I have very powerful emotions. I lack pretty much all intermediate, normal levels of emotion. Any sort of happiness rapidly blows up into joy. The least sadness can rapidly and easily become depression. Anxiety ususally develops into fear and even terror. Anger or irritation can quickly become rage. My daily life is a rollercoaster of emotions. This used to feel like it was tearing me apart. But ever since my initiation they feel right and natural to me, and I have come to be at peace with them. And this means that they no longer dominate my life. I have come to be able to slip out of one emotion and into another as easily as people change shirts. It is like I can experience them without becoming attached to them or trying to cling onto them.
This extreme emotional nature means that it is very hard to hide what I am feeling, and to compensate I have learned to wear a poker face virtually all the time, and have even been thought to be emotionless because of it. It does make it hard to interact with most people, who cannot understand how I have gone from utterly calm to raging in the space of a breath. It has made most of my relationships with women quite stormy, and in the end impossible, for neither of us could relate to the other.
I have no exact relationship to the social structure common to most real wolves and also most people (though with them it is usually hidden). I might call myself an alpha wolf, in that I will not be a beta in social sitiuations of any sort. But the alpha designation is not quite right, because I have no desire to have betas underneath me either. Nor am I exactly an omega, a solitary wolf, for real wolves generally only go solitary because they are weak or sick, and no pack will have them, and this does not fit me either.
Part of my wolfish nature has to do with spirit wolves rather than physical wolves. In Asatru spirituality the wolf is a creature of death, and the dead. Gangrs often feel like they connect me to such forces, and in a deep gangr I will often sense the presence of the Wild Hunt, or other types of spirits. Sometimes I even get the impression of becoming possessed by such dead spirits, as I do the wolf, during the gangr. This connection to death and the dead comes out in other ways as well, such as a desire to seek out fights (something I've had to learn to sublimate), and the desire to train in my martial art practices to the point of death (such as with sharp blades, though I won't go into details here for fear of childish imitators who could endanger themselves.) This crisis training brings out the wolf in me more strongly than anything, and is a very deep and spiritual matter for me.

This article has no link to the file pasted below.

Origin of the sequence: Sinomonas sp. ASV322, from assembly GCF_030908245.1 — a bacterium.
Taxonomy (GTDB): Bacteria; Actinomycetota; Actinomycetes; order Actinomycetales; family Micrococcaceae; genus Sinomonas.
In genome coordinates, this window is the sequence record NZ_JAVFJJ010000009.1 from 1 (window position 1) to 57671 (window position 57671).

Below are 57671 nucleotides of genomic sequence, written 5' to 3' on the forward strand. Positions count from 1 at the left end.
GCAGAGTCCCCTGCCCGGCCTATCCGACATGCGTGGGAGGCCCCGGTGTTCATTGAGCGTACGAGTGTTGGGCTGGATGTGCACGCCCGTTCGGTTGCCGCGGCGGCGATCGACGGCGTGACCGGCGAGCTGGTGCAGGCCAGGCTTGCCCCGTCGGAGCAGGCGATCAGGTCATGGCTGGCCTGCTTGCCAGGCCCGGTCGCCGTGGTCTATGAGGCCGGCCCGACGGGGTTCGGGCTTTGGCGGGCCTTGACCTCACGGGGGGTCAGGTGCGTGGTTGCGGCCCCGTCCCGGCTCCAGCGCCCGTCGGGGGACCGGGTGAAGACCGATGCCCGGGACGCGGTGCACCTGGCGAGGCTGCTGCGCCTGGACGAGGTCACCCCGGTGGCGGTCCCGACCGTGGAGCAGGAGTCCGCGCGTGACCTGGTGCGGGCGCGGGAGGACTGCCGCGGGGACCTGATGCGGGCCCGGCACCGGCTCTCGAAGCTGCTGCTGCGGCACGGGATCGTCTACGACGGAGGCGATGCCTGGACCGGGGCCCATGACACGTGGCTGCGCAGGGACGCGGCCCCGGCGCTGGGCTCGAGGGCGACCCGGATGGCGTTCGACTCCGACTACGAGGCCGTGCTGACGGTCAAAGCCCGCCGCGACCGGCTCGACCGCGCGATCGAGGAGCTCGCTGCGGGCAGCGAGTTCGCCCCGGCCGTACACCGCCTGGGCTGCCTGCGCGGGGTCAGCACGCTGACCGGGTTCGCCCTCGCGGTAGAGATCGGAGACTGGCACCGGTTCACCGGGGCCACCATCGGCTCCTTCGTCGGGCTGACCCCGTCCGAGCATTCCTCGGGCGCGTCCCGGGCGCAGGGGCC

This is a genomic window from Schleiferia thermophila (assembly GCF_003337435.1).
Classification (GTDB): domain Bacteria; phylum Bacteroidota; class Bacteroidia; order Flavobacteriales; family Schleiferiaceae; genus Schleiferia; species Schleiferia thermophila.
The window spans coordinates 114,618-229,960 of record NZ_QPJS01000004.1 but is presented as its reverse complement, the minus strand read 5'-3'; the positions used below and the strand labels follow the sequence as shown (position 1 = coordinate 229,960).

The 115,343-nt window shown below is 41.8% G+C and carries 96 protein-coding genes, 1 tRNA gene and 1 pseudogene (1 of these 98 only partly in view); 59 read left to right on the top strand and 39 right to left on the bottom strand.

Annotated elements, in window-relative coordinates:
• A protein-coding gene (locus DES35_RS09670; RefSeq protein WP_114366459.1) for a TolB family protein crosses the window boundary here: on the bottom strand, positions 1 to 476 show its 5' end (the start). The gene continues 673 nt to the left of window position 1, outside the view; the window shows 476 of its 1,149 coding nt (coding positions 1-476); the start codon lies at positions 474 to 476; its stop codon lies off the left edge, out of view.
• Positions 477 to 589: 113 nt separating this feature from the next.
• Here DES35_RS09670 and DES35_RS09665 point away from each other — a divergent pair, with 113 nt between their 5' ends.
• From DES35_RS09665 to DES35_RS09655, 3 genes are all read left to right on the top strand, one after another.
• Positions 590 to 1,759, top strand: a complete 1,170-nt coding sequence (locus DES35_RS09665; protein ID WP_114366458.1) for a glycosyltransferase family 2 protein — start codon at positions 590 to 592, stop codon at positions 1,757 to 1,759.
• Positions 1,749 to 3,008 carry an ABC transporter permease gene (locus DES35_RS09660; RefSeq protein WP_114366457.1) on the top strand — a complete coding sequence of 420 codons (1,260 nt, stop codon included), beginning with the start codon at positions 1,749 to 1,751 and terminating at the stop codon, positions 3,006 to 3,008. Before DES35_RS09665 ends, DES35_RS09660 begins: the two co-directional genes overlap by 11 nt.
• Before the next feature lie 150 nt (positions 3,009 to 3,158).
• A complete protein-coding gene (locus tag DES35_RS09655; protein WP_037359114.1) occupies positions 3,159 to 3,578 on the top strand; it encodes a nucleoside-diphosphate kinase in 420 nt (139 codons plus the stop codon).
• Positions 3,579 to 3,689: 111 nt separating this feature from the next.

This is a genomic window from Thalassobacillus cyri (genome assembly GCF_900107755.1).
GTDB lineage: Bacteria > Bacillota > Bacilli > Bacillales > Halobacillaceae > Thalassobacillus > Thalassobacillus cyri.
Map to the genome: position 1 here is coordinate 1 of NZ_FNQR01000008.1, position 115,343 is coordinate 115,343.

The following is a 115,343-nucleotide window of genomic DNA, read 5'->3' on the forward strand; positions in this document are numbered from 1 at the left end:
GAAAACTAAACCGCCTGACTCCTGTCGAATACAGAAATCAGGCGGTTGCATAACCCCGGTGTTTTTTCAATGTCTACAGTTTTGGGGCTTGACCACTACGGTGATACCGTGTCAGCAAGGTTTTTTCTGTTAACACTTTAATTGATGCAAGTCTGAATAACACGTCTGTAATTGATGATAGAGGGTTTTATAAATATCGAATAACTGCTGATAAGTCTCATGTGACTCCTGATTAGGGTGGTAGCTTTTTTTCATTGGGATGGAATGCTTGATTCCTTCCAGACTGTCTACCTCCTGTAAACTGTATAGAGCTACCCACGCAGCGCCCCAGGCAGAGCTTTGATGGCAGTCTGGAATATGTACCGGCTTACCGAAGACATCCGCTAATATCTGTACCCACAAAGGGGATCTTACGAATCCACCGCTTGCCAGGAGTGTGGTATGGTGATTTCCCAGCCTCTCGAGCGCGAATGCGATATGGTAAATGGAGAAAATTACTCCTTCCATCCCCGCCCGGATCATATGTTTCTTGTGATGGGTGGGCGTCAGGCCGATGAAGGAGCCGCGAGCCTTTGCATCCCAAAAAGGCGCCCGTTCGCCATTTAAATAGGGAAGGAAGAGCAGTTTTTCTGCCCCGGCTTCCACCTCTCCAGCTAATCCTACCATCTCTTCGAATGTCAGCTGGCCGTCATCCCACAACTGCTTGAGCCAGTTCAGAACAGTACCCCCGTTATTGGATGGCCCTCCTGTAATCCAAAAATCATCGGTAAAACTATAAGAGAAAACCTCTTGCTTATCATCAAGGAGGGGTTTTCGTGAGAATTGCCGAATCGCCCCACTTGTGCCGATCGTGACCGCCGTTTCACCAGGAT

I have been developing my inherent wolfish nature for so long now it has become so intertwined with my human nature that I can no longer really tell them apart. And this for me is as it should be. I feel more complete, more at peace, than I ever thought possible. For me, the process of finding and studying the berserkergang has been less a matter of learning a skill, than of finding out who and what I really am. Finding this state of being has been like coming home to a home I had never even known existed.
top of page
The Havamal and the Gangr
The Havamal, towards its end, contains a lengthy description of Odinic magic, first in the form of a description of how Odin won the runes, then in hints as to the proper technique for using them, and finally in the form of a series of 18 spells. People have long assumed that the 18 spells of the Havamal must be runic in nature, and have a one-to-one correspondence with the runes. But there is a certain problem with this conjecture. There are no 18 rune futharks that could have been meant. The Elder futhark has 24 runes. The Younger has 16. And other futharks have 28 and 33 runes.
Some have tried to force the runes to fit, either making up two new runes and adding them to the Younger futhork or doubling up some of the runes of the other futharks. But none of this is really satisfying. And the reason for that is that I don't think these spells are inherently runic. That is to say, they are not meant as a description of the rune rows, or their blessings, they are just examples of what can be done with the runes. It would be nice and neat to have an ancient description of the runes immediately following the tale of their discovery and instructions on how to use them, but there is no actual reason to think that this is what those 18 are. They seem much more likely to be just examples of what can be accomplished with the runes.
But that doesn't mean they aren't more complete descriptions of something else. Taking a look at the spells we find:
1)Rapid healing, and help in times of trouble.
3)Fettering your enemies and dulling their swords.
4)Breaking fetters enemies have put on you.
5)Stopping flying spears.